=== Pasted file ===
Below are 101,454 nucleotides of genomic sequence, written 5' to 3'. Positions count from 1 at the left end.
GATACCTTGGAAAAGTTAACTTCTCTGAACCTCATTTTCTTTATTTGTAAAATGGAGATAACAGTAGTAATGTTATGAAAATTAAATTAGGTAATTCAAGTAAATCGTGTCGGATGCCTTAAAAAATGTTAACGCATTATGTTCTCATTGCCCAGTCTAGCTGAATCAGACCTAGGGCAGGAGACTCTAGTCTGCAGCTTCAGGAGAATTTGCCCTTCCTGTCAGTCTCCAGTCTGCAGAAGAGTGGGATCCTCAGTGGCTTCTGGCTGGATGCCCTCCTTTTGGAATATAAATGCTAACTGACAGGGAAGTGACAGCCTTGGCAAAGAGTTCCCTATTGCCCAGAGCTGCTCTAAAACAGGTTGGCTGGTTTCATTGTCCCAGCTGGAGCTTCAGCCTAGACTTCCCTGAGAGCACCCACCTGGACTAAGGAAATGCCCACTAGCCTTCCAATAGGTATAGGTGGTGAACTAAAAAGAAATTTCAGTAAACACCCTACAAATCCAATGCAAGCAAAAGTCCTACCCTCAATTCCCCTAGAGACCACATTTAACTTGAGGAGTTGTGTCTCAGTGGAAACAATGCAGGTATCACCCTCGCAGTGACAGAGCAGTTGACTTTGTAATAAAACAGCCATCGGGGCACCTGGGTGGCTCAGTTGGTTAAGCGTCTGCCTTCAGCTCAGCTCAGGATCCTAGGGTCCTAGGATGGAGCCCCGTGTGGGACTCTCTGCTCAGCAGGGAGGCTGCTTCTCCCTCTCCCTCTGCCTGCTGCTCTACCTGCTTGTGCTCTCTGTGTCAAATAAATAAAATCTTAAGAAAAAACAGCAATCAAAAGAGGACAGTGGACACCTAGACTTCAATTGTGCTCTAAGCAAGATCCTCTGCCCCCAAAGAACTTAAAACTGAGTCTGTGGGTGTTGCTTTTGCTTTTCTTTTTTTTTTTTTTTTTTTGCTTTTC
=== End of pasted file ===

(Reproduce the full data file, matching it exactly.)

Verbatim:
Below are 101,454 nucleotides of genomic sequence, written 5' to 3'. Positions count from 1 at the left end.
GATACCTTGGAAAAGTTAACTTCTCTGAACCTCATTTTCTTTATTTGTAAAATGGAGATAACAGTAGTAATGTTATGAAAATTAAATTAGGTAATTCAAGTAAATCGTGTCGGATGCCTTAAAAAATGTTAACGCATTATGTTCTCATTGCCCAGTCTAGCTGAATCAGACCTAGGGCAGGAGACTCTAGTCTGCAGCTTCAGGAGAATTTGCCCTTCCTGTCAGTCTCCAGTCTGCAGAAGAGTGGGATCCTCAGTGGCTTCTGGCTGGATGCCCTCCTTTTGGAATATAAATGCTAACTGACAGGGAAGTGACAGCCTTGGCAAAGAGTTCCCTATTGCCCAGAGCTGCTCTAAAACAGGTTGGCTGGTTTCATTGTCCCAGCTGGAGCTTCAGCCTAGACTTCCCTGAGAGCACCCACCTGGACTAAGGAAATGCCCACTAGCCTTCCAATAGGTATAGGTGGTGAACTAAAAAGAAATTTCAGTAAACACCCTACAAATCCAATGCAAGCAAAAGTCCTACCCTCAATTCCCCTAGAGACCACATTTAACTTGAGGAGTTGTGTCTCAGTGGAAACAATGCAGGTATCACCCTCGCAGTGACAGAGCAGTTGACTTTGTAATAAAACAGCCATCGGGGCACCTGGGTGGCTCAGTTGGTTAAGCGTCTGCCTTCAGCTCAGCTCAGGATCCTAGGGTCCTAGGATGGAGCCCCGTGTGGGACTCTCTGCTCAGCAGGGAGGCTGCTTCTCCCTCTCCCTCTGCCTGCTGCTCTACCTGCTTGTGCTCTCTGTGTCAAATAAATAAAATCTTAAGAAAAAACAGCAATCAAAAGAGGACAGTGGACACCTAGACTTCAATTGTGCTCTAAGCAAGATCCTCTGCCCCCAAAGAACTTAAAACTGAGTCTGTGGGTGTTGCTTTTGCTTTTCTTTTTTTTTTTTTTTTTTTGCTTTTC